'Good diet' secret of longevity
Living independently can be difficult at any age, but for Palmerston North woman Aileen Kar it was something she did until just a day before her 100th birthday.
Mrs Kar celebrated that remarkable milestone yesterday with more than 40 friends and family members at an Olive Tree Retirement Village event she organised herself.
She moved into the retirement village on Wednesday.
With 21 of her family members flying from Australia to celebrate with her, Mrs Kar said she felt special.
"[I have a] very happy family," she said.
"Must be a good life to live to 100."
With two children (one who is still living), three grandchildren, 12 great-grandchildren and one great-great-grandchild, Mrs Kar said she could never not feel surrounded by love.
"Russell, my son, is next to me and I couldn't be happier.
"He had three lovely daughters who all have good jobs."
Born in Tokomaru in 1913, Mrs Kar grew up on her family farm.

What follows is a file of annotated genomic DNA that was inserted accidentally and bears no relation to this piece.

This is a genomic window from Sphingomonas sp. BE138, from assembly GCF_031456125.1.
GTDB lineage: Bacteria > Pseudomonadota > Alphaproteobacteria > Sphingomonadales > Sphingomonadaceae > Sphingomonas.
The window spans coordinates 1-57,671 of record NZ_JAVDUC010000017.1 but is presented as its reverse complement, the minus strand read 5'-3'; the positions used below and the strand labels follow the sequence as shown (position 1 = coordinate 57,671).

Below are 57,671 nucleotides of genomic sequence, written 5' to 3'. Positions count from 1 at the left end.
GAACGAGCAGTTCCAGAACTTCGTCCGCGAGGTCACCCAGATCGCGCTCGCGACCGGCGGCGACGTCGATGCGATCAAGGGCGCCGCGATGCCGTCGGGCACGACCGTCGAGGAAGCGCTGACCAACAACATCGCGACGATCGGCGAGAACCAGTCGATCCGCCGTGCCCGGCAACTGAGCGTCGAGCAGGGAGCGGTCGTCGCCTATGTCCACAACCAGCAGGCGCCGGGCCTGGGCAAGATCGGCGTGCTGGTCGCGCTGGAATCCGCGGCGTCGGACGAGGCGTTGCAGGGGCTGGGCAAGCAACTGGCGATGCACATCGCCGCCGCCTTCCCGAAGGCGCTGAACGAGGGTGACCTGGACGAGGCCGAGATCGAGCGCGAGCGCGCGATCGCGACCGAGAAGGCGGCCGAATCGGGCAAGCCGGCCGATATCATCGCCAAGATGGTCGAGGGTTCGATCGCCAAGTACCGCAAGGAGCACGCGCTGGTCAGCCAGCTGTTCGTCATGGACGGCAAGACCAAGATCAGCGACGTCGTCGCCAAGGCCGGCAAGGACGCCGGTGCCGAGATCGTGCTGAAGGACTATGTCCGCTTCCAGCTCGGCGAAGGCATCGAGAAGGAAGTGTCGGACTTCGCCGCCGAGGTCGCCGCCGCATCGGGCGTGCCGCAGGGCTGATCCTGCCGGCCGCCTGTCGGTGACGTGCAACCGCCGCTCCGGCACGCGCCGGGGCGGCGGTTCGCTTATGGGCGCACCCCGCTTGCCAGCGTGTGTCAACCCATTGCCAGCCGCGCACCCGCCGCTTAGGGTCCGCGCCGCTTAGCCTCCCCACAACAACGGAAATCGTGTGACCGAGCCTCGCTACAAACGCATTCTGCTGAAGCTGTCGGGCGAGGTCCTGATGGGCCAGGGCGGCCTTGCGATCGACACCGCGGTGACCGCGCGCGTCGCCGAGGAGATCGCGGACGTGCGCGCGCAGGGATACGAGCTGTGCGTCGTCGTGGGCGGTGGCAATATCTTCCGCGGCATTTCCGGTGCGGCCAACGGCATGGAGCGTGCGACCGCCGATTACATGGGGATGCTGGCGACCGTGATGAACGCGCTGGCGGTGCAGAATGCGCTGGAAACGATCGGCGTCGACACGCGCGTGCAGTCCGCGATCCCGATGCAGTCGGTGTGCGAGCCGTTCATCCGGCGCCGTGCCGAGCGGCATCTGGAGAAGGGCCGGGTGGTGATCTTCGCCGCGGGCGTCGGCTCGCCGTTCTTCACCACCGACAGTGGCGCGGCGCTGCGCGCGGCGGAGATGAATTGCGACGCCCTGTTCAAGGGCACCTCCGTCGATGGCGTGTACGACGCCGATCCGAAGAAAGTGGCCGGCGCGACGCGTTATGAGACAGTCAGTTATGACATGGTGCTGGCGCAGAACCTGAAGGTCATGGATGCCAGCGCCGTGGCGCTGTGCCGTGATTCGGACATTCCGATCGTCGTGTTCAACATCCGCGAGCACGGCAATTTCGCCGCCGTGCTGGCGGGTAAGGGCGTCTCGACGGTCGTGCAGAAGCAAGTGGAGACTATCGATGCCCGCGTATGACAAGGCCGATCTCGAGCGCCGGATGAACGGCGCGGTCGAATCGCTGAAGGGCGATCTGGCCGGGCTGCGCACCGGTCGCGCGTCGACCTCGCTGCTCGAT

She then married her high school sweetheart, before moving to another farm.
"So I really have done nothing but farm all my life."
Mrs Kar was the second of five siblings, and is now the only one alive..
Her younger brother died in June at the age of 97.
"All my family have lived into their 90s."
When asked what her secret to long life was, Mrs Kar was coy on the subject.
However, her son Russell Kar said his mum's diet helped her reach the pinnacle age.
"Good healthy eating," he said.
"She loves her salads and eats everything slowly."
Mrs Kar said she was an avid reader of the Manawatu Standard.
She said she first had a Standard article written about her when she was younger.
"I used to walk down this long metal road [to get the paper] and they called me a human horse. I still get the paper, and I still like it."
She said she felt "quite special" to receive birthday cards from the Queen, Prime Minister John Key and Governor General Sir Jerry Mateparae on her birthday.